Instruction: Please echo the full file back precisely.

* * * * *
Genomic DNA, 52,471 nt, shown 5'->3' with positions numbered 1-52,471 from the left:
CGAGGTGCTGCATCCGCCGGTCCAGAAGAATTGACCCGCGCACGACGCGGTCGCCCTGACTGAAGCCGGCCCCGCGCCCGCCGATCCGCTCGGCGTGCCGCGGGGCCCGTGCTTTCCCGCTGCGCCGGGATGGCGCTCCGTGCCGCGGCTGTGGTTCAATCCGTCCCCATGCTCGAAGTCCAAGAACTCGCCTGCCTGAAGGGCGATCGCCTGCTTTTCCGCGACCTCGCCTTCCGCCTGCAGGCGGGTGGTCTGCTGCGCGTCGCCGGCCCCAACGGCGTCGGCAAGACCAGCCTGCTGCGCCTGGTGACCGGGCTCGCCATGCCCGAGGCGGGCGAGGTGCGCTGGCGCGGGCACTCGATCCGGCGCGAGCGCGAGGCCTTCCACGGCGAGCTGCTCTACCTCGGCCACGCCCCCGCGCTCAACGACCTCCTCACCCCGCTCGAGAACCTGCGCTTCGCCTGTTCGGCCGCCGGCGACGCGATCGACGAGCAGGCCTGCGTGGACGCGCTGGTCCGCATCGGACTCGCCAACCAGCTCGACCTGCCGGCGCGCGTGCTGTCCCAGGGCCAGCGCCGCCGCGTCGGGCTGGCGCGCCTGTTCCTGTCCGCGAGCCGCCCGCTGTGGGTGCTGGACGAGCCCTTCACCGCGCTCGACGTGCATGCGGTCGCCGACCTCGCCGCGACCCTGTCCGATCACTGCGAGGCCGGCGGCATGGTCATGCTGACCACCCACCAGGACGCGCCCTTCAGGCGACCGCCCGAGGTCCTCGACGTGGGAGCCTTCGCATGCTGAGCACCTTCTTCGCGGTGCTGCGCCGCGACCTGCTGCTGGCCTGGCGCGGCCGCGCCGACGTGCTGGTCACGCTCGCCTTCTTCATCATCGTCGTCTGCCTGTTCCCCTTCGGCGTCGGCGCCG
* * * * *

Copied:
Genomic DNA, 52,471 nt, shown 5'->3' with positions numbered 1-52,471 from the left:
CGAGGTGCTGCATCCGCCGGTCCAGAAGAATTGACCCGCGCACGACGCGGTCGCCCTGACTGAAGCCGGCCCCGCGCCCGCCGATCCGCTCGGCGTGCCGCGGGGCCCGTGCTTTCCCGCTGCGCCGGGATGGCGCTCCGTGCCGCGGCTGTGGTTCAATCCGTCCCCATGCTCGAAGTCCAAGAACTCGCCTGCCTGAAGGGCGATCGCCTGCTTTTCCGCGACCTCGCCTTCCGCCTGCAGGCGGGTGGTCTGCTGCGCGTCGCCGGCCCCAACGGCGTCGGCAAGACCAGCCTGCTGCGCCTGGTGACCGGGCTCGCCATGCCCGAGGCGGGCGAGGTGCGCTGGCGCGGGCACTCGATCCGGCGCGAGCGCGAGGCCTTCCACGGCGAGCTGCTCTACCTCGGCCACGCCCCCGCGCTCAACGACCTCCTCACCCCGCTCGAGAACCTGCGCTTCGCCTGTTCGGCCGCCGGCGACGCGATCGACGAGCAGGCCTGCGTGGACGCGCTGGTCCGCATCGGACTCGCCAACCAGCTCGACCTGCCGGCGCGCGTGCTGTCCCAGGGCCAGCGCCGCCGCGTCGGGCTGGCGCGCCTGTTCCTGTCCGCGAGCCGCCCGCTGTGGGTGCTGGACGAGCCCTTCACCGCGCTCGACGTGCATGCGGTCGCCGACCTCGCCGCGACCCTGTCCGATCACTGCGAGGCCGGCGGCATGGTCATGCTGACCACCCACCAGGACGCGCCCTTCAGGCGACCGCCCGAGGTCCTCGACGTGGGAGCCTTCGCATGCTGAGCACCTTCTTCGCGGTGCTGCGCCGCGACCTGCTGCTGGCCTGGCGCGGCCGCGCCGACGTGCTGGTCACGCTCGCCTTCTTCATCATCGTCGTCTGCCTGTTCCCCTTCGGCGTCGGCGCCG